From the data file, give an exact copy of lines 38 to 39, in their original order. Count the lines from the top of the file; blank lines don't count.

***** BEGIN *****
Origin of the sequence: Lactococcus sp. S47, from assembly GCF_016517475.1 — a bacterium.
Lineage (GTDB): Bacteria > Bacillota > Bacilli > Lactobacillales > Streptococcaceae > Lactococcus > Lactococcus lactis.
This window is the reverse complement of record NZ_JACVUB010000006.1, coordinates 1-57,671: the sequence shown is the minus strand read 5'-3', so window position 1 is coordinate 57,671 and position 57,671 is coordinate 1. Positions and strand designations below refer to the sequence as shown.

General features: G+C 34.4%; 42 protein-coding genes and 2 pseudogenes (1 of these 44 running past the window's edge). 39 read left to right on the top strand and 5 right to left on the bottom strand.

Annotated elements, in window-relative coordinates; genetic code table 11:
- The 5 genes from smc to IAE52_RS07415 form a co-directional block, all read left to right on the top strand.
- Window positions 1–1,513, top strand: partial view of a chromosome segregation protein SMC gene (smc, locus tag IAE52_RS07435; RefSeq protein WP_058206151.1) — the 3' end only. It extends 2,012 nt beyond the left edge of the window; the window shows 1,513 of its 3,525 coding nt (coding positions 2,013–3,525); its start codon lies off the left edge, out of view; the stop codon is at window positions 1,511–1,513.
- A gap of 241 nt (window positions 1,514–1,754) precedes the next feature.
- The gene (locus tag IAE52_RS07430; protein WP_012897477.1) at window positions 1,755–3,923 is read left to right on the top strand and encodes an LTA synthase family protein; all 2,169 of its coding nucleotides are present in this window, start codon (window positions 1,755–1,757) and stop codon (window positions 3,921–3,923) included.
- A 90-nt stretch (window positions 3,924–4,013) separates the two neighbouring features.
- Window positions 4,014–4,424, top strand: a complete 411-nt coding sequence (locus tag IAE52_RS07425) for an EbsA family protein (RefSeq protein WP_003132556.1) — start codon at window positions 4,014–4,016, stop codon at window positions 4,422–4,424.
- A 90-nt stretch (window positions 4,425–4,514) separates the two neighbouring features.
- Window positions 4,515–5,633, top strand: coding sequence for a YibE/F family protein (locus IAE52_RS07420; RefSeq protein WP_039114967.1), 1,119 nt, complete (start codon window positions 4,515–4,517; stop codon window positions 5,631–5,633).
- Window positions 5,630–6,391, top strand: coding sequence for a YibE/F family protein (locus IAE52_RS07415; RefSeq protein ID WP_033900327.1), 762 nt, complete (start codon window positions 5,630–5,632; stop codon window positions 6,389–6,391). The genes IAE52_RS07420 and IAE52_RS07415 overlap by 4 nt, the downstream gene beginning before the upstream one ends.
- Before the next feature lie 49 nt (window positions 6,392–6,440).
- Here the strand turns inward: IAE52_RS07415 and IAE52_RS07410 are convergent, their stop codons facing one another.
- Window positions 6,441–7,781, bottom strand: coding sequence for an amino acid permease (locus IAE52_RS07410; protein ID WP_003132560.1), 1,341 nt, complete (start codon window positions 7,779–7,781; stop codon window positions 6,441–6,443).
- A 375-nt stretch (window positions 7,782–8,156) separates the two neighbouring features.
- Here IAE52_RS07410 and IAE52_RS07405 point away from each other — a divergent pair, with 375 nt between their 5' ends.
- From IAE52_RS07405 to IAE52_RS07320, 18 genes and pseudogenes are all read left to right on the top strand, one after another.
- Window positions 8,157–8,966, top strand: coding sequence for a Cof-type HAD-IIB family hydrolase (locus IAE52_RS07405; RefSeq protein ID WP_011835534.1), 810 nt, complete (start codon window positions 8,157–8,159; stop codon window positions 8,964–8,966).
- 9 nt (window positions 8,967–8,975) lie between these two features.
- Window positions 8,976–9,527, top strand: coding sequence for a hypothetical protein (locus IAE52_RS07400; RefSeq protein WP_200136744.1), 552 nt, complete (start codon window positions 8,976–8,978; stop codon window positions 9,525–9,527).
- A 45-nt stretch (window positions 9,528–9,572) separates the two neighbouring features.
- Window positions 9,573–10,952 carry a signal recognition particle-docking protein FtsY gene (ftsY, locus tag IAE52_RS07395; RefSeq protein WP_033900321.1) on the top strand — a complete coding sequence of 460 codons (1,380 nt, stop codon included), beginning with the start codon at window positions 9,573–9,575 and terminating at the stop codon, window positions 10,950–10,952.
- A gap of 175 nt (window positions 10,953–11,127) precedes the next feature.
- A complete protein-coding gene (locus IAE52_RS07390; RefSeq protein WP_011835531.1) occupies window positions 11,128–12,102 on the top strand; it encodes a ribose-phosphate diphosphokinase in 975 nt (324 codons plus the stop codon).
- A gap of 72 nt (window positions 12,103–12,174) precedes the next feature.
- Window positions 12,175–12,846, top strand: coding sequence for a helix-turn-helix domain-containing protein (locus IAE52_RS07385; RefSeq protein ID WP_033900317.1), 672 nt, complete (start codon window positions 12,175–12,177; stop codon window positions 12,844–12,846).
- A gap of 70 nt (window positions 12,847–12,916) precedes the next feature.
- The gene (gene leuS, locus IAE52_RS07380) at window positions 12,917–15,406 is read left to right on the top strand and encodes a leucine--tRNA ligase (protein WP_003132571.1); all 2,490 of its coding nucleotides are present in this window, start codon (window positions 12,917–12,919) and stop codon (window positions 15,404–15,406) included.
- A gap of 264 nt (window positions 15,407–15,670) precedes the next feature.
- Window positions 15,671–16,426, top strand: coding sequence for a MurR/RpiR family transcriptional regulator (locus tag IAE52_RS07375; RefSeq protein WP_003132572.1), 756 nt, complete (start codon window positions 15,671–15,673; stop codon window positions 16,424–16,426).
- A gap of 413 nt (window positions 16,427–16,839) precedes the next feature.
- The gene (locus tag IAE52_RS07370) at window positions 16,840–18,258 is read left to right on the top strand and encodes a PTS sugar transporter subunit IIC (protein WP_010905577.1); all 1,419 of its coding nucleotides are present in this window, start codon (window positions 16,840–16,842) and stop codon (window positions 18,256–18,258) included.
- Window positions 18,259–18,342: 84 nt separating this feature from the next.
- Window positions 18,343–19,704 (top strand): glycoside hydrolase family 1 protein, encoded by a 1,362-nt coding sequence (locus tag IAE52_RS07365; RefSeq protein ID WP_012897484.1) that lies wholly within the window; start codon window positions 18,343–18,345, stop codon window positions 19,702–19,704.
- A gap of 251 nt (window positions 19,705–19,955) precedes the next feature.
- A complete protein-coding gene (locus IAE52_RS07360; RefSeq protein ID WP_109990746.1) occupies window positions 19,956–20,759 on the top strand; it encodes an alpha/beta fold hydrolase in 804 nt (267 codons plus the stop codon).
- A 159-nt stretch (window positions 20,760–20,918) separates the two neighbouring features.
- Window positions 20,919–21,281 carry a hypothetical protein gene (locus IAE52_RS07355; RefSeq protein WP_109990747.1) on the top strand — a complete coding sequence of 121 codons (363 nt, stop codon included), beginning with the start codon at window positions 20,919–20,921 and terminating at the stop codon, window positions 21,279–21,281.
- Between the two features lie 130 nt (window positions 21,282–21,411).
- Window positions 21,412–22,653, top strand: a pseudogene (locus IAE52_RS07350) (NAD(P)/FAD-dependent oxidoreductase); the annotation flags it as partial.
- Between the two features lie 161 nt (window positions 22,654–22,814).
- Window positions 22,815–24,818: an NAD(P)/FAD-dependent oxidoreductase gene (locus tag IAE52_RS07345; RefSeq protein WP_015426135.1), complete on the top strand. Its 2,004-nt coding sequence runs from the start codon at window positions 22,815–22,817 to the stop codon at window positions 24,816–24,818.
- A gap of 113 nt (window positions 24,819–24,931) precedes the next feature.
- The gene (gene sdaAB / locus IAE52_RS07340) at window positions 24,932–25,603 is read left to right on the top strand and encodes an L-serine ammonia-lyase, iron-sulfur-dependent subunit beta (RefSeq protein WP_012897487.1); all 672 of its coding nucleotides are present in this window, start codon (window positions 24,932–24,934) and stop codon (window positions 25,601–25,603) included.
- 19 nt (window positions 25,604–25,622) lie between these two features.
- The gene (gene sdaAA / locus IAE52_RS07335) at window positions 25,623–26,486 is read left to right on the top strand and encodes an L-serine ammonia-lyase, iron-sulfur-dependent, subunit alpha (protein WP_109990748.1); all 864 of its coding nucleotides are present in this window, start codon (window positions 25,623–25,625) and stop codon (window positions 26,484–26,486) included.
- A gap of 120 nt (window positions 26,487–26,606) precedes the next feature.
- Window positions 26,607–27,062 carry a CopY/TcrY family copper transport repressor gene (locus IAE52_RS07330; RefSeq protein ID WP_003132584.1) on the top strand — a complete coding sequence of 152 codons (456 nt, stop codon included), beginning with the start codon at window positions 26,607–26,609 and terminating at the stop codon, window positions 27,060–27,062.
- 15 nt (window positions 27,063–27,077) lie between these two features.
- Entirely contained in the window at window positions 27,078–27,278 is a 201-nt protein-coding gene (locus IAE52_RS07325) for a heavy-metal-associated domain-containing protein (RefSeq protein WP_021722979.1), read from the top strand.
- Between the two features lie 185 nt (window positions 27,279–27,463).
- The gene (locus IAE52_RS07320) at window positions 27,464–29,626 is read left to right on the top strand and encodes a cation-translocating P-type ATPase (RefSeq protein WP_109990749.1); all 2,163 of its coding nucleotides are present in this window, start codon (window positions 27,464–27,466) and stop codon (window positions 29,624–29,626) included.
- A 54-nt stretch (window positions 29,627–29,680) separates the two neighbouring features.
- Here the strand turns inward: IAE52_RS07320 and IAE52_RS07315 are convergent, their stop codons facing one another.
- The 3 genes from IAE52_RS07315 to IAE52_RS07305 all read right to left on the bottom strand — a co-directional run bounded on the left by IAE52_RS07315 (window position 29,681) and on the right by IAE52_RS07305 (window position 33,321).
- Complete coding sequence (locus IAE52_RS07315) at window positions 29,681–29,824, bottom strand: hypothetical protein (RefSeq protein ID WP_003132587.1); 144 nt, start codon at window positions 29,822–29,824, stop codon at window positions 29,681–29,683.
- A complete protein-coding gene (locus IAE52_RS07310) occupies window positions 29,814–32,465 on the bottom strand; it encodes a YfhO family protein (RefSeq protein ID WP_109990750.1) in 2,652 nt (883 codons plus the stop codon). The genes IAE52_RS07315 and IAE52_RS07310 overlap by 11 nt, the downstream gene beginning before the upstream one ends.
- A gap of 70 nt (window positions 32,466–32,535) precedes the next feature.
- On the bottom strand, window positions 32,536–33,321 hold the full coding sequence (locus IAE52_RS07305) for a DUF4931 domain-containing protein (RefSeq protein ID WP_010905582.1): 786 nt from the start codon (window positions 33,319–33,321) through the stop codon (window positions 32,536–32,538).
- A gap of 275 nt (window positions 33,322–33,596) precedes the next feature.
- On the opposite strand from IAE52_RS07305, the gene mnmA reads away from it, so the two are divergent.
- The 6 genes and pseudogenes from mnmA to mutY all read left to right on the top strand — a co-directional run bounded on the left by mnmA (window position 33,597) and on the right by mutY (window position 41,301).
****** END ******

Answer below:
- A gap of 251 nt (window positions 19,705–19,955) precedes the next feature.
- A complete protein-coding gene (locus IAE52_RS07360; RefSeq protein ID WP_109990746.1) occupies window positions 19,956–20,759 on the top strand; it encodes an alpha/beta fold hydrolase in 804 nt (267 codons plus the stop codon).